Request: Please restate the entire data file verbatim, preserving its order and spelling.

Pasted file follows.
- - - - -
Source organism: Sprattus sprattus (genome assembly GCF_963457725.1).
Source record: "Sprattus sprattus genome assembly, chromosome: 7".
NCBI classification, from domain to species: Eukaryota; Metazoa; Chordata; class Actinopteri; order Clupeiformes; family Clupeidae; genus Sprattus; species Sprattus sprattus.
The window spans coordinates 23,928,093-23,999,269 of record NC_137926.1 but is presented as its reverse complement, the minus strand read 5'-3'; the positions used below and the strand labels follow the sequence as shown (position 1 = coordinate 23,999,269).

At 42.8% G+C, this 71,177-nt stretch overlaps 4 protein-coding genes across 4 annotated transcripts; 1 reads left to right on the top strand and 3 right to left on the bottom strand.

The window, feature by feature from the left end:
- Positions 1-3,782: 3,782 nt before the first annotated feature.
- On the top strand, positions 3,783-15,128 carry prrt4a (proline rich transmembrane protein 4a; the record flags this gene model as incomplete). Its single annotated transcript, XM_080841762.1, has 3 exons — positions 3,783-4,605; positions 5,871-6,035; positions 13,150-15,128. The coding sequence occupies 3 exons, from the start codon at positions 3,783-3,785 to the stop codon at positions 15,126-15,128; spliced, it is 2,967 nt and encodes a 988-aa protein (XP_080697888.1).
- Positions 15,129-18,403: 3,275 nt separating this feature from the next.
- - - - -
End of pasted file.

Source organism: Sprattus sprattus (genome assembly GCF_963457725.1).
Source record: "Sprattus sprattus genome assembly, chromosome: 7".
NCBI classification, from domain to species: Eukaryota; Metazoa; Chordata; class Actinopteri; order Clupeiformes; family Clupeidae; genus Sprattus; species Sprattus sprattus.
The window spans coordinates 23,928,093-23,999,269 of record NC_137926.1 but is presented as its reverse complement, the minus strand read 5'-3'; the positions used below and the strand labels follow the sequence as shown (position 1 = coordinate 23,999,269).

At 42.8% G+C, this 71,177-nt stretch overlaps 4 protein-coding genes across 4 annotated transcripts; 1 reads left to right on the top strand and 3 right to left on the bottom strand.

The window, feature by feature from the left end:
- Positions 1-3,782: 3,782 nt before the first annotated feature.
- On the top strand, positions 3,783-15,128 carry prrt4a (proline rich transmembrane protein 4a; the record flags this gene model as incomplete). Its single annotated transcript, XM_080841762.1, has 3 exons — positions 3,783-4,605; positions 5,871-6,035; positions 13,150-15,128. The coding sequence occupies 3 exons, from the start codon at positions 3,783-3,785 to the stop codon at positions 15,126-15,128; spliced, it is 2,967 nt and encodes a 988-aa protein (XP_080697888.1).
- Positions 15,129-18,403: 3,275 nt separating this feature from the next.